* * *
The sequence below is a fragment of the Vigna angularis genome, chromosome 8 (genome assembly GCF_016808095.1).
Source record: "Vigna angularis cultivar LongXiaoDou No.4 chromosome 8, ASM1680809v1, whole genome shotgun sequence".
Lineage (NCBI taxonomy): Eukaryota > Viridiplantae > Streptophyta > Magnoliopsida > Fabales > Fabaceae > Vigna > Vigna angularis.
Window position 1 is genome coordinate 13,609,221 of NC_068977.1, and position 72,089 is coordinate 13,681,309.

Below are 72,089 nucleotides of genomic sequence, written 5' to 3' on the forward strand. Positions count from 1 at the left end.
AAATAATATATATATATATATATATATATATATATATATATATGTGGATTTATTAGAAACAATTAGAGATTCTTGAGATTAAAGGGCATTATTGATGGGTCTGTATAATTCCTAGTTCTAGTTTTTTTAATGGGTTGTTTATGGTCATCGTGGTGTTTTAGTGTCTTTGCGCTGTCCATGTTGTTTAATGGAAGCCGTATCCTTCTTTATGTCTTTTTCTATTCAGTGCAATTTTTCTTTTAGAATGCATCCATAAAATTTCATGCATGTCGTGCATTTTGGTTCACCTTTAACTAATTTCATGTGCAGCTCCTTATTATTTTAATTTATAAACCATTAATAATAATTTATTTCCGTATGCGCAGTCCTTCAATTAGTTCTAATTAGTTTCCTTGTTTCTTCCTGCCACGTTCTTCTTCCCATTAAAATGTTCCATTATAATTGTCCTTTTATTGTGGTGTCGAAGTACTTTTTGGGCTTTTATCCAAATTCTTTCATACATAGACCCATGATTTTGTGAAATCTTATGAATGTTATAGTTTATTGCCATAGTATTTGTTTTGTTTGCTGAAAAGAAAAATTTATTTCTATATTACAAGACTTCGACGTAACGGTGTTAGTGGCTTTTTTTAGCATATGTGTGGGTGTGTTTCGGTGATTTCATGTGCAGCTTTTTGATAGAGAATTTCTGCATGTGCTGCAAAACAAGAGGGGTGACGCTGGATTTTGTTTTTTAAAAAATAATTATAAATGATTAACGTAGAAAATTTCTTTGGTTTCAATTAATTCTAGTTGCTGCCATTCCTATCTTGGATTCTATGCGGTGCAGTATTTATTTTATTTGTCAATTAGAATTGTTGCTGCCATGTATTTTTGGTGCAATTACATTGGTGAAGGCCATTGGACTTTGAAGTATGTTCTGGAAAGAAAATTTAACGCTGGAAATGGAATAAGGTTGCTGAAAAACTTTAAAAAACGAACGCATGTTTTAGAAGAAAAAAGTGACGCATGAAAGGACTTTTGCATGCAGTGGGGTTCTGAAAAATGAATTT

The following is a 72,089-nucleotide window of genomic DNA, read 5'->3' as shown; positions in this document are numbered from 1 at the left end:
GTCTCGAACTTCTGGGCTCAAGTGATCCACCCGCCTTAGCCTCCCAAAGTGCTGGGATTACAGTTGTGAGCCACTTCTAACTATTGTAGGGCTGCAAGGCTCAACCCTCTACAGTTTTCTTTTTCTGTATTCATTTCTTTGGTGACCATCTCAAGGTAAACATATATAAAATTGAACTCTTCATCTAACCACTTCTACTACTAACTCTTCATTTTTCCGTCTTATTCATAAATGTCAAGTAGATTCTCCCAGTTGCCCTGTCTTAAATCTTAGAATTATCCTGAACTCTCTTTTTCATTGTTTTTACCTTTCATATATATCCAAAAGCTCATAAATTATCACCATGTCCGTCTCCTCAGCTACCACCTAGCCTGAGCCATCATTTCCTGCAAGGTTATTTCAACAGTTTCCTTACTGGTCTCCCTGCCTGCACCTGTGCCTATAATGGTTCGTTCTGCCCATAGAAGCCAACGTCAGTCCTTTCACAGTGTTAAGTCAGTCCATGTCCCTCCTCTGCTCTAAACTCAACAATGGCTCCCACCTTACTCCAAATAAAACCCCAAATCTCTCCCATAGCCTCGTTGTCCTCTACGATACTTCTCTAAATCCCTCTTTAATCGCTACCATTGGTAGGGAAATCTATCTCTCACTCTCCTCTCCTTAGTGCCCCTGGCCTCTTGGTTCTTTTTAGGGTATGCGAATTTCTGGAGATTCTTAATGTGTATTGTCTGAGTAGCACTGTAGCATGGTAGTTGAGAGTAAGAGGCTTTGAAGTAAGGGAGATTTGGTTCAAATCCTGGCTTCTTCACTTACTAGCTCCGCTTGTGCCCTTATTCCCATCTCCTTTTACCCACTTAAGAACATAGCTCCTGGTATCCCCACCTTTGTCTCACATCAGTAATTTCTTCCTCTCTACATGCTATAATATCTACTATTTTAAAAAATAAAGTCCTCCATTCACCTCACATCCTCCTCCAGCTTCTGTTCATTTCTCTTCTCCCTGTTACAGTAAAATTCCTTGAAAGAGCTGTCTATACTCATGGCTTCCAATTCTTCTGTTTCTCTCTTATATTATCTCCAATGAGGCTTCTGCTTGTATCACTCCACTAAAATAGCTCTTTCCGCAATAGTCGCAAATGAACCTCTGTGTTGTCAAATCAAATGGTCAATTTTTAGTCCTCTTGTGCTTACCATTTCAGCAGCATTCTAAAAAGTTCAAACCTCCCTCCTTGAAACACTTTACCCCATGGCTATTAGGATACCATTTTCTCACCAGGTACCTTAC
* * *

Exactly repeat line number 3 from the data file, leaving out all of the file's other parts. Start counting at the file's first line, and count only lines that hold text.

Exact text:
Lineage (NCBI taxonomy): Eukaryota > Viridiplantae > Streptophyta > Magnoliopsida > Fabales > Fabaceae > Vigna > Vigna angularis.